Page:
Scientific Name– Zalophus californianus
Weight– Females (240 lbs), Males (700 lbs)
Length– Females (6 ft), Males (7.5ft)
Life Span– 20 to 30 years
Pupping Season– June 1 to October 31
Population- In 2020, the National Oceanic and Atmospheric Administration Fisheries(NOAA) estimated the population on the west coast to be over 300,000.
- Adult females and juveniles are blonde to tan in color with a slender body
- Females reach sexual maturity at the age of 3
- nurse their pups for a year
- 200 to 300 pounds
- up to 6 feet in length
- Females reach sexual maturity at the age of 3
- Adult males are larger and are darker in color (dark brown to black)
- 600 to 850 pounds
- up to 7.5 feet in length
- thicker necks, protruding sagittal crest
- Pups are dark brown when born and weigh about 16 pounds. At around 4 or 5 months, the pups molt the darker color and become more blonde or silver.
Diet and Behavior
- Feed mainly offshore in coastal areas of a variety of prey, such as; mackerel, rockfish, sardines, squid, and anchovies. They are also a nuisance to anglers’ fishing lines, as they are a reputation for stealing fish.
- They are very social animals, but during breeding, males will aggressively defend their territories, and the females will fight other females to protect their pups.
- California sea lions bark similarly to dogs as a form of communication. Each pup has a unique vocalization and a distinct scent recognized by its mother.
- They are very wary of humans and will run away if they see or smell people.
- Their primary breeding range starts in the Channel Islands in Southern California, down to central Mexico.
- NOAA Fisheries has distinguished three separate stock populations based on where their rookeries are located-
- United States (Canada to US/Mexico border)
- western Baja California
- Gulf California
- Males are polyamorous with up to 14 females and defend their territory vigorously
- Sea lions reach sexual maturity at ages 4 to 5 but mature socially much later
- males start establishing territories at the age of 9 to 12 years
- breeding season begins in late June to early August, with most pups being born from May to June
- Females can mate again three to four weeks after giving birth
- The mama will nurse for 1 to 2 days, abandon the pup to go out to sea to feed for 2 to 3 days, and then return to nurse for several days. The pattern is repeated for up to a year until the pup is weaned.
- pups can not swim until two months
- Killer whales and great white sharks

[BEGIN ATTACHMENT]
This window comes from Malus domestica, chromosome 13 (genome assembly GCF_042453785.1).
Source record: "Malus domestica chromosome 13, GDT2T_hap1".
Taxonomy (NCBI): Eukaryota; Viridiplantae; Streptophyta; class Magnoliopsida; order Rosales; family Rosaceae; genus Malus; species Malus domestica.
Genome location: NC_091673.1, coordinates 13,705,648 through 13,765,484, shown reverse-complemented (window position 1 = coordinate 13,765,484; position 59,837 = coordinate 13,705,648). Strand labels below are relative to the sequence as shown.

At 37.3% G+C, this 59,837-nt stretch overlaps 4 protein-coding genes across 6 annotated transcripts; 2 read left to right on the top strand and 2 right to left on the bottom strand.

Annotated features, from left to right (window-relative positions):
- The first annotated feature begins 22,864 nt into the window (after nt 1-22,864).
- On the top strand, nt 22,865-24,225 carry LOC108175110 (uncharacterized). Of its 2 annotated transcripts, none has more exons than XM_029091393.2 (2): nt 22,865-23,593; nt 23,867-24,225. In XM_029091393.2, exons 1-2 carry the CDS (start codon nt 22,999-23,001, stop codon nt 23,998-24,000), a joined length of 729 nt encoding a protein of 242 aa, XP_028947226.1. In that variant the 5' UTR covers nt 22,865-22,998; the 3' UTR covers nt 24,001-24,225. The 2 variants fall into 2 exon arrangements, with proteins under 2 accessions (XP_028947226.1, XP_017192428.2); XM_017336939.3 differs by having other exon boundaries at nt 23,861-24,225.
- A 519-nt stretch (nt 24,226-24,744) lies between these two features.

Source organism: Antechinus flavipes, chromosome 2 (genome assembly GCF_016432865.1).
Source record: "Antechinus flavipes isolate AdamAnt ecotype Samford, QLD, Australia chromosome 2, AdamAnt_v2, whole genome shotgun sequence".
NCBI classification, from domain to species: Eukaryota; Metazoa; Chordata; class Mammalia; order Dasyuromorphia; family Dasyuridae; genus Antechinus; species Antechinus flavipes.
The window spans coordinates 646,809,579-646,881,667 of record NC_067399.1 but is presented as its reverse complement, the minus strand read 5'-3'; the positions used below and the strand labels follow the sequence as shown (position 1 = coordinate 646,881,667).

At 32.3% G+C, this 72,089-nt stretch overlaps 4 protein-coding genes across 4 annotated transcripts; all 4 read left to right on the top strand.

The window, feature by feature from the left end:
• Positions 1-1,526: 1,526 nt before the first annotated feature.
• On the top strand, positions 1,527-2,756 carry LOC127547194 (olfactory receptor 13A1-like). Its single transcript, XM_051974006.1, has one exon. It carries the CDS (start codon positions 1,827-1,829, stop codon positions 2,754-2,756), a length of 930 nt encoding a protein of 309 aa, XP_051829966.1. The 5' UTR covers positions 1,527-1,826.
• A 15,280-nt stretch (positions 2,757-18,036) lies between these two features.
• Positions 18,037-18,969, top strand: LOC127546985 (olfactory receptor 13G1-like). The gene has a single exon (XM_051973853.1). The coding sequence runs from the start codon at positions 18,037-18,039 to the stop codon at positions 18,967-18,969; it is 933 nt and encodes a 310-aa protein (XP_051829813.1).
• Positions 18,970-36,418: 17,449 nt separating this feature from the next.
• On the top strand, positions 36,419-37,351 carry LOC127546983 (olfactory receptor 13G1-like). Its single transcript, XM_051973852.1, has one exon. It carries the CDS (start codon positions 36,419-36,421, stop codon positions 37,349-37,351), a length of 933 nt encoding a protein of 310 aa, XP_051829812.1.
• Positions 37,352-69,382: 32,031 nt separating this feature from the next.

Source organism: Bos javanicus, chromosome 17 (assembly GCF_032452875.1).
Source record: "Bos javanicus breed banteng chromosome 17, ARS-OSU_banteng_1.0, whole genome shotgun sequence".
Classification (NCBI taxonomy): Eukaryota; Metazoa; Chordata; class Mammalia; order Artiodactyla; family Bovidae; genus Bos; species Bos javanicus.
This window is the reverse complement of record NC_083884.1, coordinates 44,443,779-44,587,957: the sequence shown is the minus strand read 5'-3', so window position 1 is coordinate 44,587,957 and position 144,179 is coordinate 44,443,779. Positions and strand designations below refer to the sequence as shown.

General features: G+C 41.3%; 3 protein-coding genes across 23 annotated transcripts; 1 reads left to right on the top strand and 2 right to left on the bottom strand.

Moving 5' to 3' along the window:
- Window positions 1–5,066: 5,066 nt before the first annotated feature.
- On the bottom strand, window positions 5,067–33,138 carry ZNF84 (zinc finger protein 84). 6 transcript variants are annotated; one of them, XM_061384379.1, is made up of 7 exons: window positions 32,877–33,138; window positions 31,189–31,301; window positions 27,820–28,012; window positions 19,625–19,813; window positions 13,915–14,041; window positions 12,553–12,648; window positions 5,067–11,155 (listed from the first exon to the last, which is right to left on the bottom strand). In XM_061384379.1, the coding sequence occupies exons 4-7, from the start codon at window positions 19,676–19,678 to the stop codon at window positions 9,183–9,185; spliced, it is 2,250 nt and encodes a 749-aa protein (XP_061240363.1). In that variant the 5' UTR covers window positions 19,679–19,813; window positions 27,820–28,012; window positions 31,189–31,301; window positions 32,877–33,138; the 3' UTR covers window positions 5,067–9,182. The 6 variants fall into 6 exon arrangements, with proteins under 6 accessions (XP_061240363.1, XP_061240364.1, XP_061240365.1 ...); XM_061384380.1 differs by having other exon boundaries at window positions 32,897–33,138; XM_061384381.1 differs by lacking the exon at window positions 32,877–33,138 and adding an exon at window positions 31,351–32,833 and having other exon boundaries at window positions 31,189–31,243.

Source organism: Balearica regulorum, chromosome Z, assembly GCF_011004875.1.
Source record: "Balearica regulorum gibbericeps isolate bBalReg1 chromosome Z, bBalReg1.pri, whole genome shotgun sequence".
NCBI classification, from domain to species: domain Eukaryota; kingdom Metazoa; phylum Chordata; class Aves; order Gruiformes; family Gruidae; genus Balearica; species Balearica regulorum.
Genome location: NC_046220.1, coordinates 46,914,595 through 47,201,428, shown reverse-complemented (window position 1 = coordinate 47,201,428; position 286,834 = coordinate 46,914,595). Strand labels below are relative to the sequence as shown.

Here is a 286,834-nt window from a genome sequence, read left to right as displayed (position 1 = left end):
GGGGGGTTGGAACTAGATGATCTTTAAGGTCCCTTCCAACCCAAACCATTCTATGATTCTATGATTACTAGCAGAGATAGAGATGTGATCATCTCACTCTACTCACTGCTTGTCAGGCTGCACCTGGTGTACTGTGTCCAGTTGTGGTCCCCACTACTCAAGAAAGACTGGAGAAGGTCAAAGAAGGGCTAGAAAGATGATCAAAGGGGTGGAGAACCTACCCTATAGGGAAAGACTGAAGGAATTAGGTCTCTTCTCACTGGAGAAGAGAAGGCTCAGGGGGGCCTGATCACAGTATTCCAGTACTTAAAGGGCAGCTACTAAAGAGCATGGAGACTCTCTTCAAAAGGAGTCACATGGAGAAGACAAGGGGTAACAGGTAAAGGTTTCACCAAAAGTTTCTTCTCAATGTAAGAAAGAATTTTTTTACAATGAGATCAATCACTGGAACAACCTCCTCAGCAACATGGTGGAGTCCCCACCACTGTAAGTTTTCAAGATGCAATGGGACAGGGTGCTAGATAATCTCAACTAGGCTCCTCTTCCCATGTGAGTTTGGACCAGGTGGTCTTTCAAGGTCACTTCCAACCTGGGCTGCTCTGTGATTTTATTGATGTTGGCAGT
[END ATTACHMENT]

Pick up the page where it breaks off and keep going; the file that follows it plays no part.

Stay Far Away From The Pups!
I took the video above just recently. This behavior would never happen with humans standing around.
As mentioned above, each pup has a distinct scent. If you touched it, the smell could confuse the mother, and she would abandon the pup.
If you approach the lone pup and the mother just so happens to be offshore watching, she might not feel safe returning, thus abandoning the pup.
So I hope you enjoyed the California sea lions of La Jolla!
Down below are a couple of posts that I have done on this spectacular city of La Jolla,
Please have a look!
Until next time!
Helpful Posts for La Jolla
- Let’s Take a La Jolla Coast Walk!
- La Jolla Coast Walk Trail-Let’s Go!
- Showcasing the Best Beaches of La Jolla
- Best San Diego Birding Hotspots
- San Diego Shark Sightings
- Sea Caves at La Jolla Underwater Park
- Sierra Club Calls on San Diego Mayor to Close La Jolla Sea-Lion Rookery to Public
- Calls for action after sea lion is reportedly killed on a beach in La Jolla.
- San Diego Moves to Protect Sea Lions at La Jolla Point
- National Oceanic and Atmospheric Administration US Department of Commerce
- NOAA-Laws and Policies: Marine Mammal Protection Act
- The Marine Mammal Center-California Sea Lion
- San Diego to launch permit process for future Point La Jolla closures during sea lion pupping season
I have always had a deep-seated passion for the Ocean Environment which ultimately led me to receive a degree in Marine Biology. Living in the San Diego area for over 30 years, I have extensively explored the 70 miles of San Diego’s coastline, and I am here to share! Please use my website to your advantage and have a look around at all the wonders that the beaches of San Diego can offer you!